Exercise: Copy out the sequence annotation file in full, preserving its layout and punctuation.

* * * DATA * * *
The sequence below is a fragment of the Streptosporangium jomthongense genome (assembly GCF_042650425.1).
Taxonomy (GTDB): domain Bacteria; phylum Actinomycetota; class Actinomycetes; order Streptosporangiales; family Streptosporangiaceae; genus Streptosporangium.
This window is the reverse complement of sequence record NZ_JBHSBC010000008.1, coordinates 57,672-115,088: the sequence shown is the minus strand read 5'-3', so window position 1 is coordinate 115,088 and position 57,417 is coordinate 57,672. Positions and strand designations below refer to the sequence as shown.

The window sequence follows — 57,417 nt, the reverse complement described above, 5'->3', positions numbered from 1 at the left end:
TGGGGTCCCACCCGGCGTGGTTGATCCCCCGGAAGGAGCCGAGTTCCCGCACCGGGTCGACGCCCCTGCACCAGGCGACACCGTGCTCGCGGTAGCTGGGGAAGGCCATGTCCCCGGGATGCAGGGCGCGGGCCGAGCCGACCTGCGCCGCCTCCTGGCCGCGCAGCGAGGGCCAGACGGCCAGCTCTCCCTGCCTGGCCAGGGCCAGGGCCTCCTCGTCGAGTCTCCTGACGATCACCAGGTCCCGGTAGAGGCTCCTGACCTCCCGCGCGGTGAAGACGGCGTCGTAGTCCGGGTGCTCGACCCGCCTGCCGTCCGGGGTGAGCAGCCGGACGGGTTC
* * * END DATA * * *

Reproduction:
The sequence below is a fragment of the Streptosporangium jomthongense genome (assembly GCF_042650425.1).
Taxonomy (GTDB): domain Bacteria; phylum Actinomycetota; class Actinomycetes; order Streptosporangiales; family Streptosporangiaceae; genus Streptosporangium.
This window is the reverse complement of sequence record NZ_JBHSBC010000008.1, coordinates 57,672-115,088: the sequence shown is the minus strand read 5'-3', so window position 1 is coordinate 115,088 and position 57,417 is coordinate 57,672. Positions and strand designations below refer to the sequence as shown.

The window sequence follows — 57,417 nt, the reverse complement described above, 5'->3', positions numbered from 1 at the left end:
TGGGGTCCCACCCGGCGTGGTTGATCCCCCGGAAGGAGCCGAGTTCCCGCACCGGGTCGACGCCCCTGCACCAGGCGACACCGTGCTCGCGGTAGCTGGGGAAGGCCATGTCCCCGGGATGCAGGGCGCGGGCCGAGCCGACCTGCGCCGCCTCCTGGCCGCGCAGCGAGGGCCAGACGGCCAGCTCTCCCTGCCTGGCCAGGGCCAGGGCCTCCTCGTCGAGTCTCCTGACGATCACCAGGTCCCGGTAGAGGCTCCTGACCTCCCGCGCGGTGAAGACGGCGTCGTAGTCCGGGTGCTCGACCCGCCTGCCGTCCGGGGTGAGCAGCCGGACGGGTTC